Farm loan waiver: Maharashtra to publicly verify online applicants
The Maharashtra govt exercise, named Chawdi Vaachan, aims at identifying genuine farmers who deserve farm loan waiver benefits, according to a state minister
New Delhi: The name of every farmer who has applied for a farm loan waiver in Maharashtra—there are well over five million—will be read out publicly in village squares across the state.
The Maharashtra government exercise, named Chawdi Vaachan (read out at a public place), is aimed at identifying genuine farmers who deserve loan waiver benefits, according to minister for co-operation Subhash Deshmukh.
“The intention is to read out the names of more than 5.6 million people who have submitted their online applications. Government officials will organize these meetings at public places in all villages where the names of applicants from that particular village will be read out. If villagers feel some applicants are not farmers or have not taken loan in the first place, they will be free to raise objections. This is one of the measures we are taking to make sure that only genuine and eligible farmers get the benefit,” Deshmukh told Mint.
This exercise will be completed by 2 October, he said.
Along with the online application system introduced by the Devendra Fadnavis government, along the lines of a model first implemented in Andhra Pradesh, the exercise to publicly cross-check the names of applicants with the data they have mentioned in the applications is being tried for the first time in Maharashtra.
The farm loan waivers announced by the Congress-led United Progressive Alliance government in 2008 (national farm loan waiver) and 2009 (in Maharashtra) were implemented on the basis of the data submitted by the State Level Bankers’ Committee (SLBC). However, Fadnavis told the legislative assembly during the monsoon session in July that there is no database of farmers who benefitted from the 2009 waiver.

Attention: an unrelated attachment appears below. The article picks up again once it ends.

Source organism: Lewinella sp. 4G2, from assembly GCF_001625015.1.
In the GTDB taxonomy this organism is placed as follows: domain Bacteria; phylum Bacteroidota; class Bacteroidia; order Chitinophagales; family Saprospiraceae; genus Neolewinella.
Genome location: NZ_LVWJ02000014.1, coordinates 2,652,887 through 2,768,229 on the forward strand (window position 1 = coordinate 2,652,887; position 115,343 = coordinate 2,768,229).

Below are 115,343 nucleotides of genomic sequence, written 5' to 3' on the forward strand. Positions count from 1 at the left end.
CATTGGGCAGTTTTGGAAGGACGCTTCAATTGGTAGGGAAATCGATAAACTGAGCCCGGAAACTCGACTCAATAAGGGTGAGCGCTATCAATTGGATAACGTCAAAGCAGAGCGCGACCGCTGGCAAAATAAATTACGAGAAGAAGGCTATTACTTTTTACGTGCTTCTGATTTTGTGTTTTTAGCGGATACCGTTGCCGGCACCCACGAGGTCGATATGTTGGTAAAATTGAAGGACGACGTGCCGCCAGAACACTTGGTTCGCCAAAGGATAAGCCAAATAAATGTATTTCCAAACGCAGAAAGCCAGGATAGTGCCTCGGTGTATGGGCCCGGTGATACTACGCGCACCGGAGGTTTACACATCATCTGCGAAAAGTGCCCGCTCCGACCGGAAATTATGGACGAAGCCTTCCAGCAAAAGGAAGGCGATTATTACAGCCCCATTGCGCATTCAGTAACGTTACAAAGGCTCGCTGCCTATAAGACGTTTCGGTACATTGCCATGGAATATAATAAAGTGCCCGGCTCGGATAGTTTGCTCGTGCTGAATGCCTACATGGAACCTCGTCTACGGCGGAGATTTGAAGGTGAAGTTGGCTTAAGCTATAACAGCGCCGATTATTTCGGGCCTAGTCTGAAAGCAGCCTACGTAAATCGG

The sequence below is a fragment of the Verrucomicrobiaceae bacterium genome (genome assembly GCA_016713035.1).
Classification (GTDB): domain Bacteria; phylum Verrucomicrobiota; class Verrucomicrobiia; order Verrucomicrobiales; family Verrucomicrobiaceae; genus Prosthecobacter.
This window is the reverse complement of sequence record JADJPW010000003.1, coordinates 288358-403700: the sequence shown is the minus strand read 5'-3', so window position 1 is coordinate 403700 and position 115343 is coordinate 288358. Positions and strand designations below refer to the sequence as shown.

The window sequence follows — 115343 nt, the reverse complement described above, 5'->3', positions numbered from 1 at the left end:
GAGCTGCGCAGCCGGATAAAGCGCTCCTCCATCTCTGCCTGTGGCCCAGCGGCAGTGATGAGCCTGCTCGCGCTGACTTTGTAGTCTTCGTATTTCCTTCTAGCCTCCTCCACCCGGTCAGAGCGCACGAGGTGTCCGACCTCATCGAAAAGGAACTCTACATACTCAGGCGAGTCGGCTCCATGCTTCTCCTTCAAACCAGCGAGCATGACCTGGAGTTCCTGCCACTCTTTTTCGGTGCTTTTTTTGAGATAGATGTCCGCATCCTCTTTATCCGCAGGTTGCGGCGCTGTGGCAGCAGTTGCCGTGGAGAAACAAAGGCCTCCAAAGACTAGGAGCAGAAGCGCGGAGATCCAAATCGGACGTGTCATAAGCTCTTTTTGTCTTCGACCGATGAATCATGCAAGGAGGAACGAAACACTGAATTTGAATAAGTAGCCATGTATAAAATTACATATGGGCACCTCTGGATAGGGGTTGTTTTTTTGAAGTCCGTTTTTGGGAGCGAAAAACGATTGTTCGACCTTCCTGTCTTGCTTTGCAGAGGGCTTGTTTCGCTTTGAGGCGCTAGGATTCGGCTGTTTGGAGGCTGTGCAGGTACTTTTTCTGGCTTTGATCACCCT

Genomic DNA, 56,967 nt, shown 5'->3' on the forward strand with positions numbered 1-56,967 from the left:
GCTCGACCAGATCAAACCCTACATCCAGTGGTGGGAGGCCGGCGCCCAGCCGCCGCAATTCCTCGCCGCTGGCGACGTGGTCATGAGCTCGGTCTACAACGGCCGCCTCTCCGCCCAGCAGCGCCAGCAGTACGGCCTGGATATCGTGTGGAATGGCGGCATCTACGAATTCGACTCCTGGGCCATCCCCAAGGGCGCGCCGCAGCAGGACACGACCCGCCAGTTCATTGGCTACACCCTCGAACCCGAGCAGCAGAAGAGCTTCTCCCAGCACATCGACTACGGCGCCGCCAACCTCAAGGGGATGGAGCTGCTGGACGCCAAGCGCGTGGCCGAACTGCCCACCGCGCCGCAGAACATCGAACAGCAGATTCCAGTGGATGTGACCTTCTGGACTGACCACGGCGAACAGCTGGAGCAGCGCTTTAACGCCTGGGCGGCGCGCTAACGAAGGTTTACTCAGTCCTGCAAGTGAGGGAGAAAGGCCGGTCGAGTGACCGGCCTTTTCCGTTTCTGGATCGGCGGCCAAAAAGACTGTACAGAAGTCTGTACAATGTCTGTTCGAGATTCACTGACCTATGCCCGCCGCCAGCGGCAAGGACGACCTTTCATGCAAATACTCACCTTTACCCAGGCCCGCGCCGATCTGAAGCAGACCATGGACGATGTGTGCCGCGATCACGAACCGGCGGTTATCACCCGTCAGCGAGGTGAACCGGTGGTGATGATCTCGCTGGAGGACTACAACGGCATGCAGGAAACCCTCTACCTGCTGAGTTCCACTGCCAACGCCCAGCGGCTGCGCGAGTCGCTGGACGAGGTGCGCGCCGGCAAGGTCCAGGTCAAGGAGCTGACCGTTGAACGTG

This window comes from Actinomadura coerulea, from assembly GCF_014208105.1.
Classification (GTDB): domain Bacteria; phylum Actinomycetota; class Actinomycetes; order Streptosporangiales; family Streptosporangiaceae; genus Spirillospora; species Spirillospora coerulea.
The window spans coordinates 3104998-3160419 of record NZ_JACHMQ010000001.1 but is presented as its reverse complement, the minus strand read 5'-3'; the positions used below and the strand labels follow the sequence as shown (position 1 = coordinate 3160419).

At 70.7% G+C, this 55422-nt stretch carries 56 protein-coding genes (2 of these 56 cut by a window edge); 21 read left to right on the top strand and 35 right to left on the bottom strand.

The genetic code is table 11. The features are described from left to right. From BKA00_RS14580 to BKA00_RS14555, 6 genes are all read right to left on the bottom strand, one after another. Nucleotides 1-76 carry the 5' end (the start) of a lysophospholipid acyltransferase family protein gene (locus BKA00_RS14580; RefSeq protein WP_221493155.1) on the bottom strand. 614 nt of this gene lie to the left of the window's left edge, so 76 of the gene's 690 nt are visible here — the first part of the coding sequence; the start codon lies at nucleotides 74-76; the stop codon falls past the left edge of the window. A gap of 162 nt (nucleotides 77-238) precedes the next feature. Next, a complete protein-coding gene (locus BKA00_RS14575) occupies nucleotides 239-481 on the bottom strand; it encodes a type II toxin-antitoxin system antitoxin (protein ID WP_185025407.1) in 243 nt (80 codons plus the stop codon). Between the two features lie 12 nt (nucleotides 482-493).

“What we are achieving through the online application system and the verification which is underway now is a proper database of farmers who will benefit from the 2017 loan waiver. This would serve as extremely useful data for all the governments to come and it will set a benchmark on how to implement such a scheme for the people it is aimed at,” said a senior co-operation department official, requesting anonymity.
By 22 September—the deadline to submit online applications—more than 10 million people had enrolled for the scheme. Of these, 5.6 million had completed their online applications. These applications mention over 7.7 million bank accounts, which means some people, who have applied, have more than one bank account, or some applicants may have mentioned all the accounts held by family members.
“In many cases, the farmer and his wife hold different bank accounts which they have mentioned in the form,” said the official.
The government feels the online system has delivered in terms of preliminary checks. “When the loan waiver was announced, the chief minister said it would benefit 8.9 million farmers. This figure was based on SLBC data. If we had gone ahead and started depositing loan waiver money in these 8.9 million accounts, this loan waiver would also have been a failure like the previous schemes. That is why we called for online applications to establish links between the accounts, account holders, and farmers, using their bio-metric data,” Deshmukh said.
The co-operation department official quoted earlier said the eligibility parameters set by the government might have disqualified many of those 8.9 million accounts. “They may not have applied in the first place. Even if some of those people who are ineligible have applied, they will most likely be identified and kept out of the benefit,” the official said.
The government and banks have taken a number of steps to identify the beneficiaries. Village-wise names of all 5.6 million applicants have been uploaded on the government portal ‘Aaple Sarkar’ (Our Government). The bank account numbers, Aadhaar numbers, and the amount of debt mentioned by the applicants in their forms are being tallied with the banks. Once all 30 district central cooperative banks (DCCBs) in the state and 43 commercial banks verify the information recorded in the applications and enter data on the system, it would be checked by the state’s information technology department.
Based on this exercise and data verification at multiple points, provisional lists of village-wise beneficiaries will be prepared, Deshmukh said. “These lists will be verified by the taluka-level committees we have appointed and money will be directly deposited into the beneficiaries’ accounts,” Deshmukh said.
The lists will also be uploaded on the ‘Aaple Sarkar’ portal and displayed at government offices in villages in the first week of October. “Farmers will be given an opportunity to file their grievances and objections even after the final lists are out,” he added.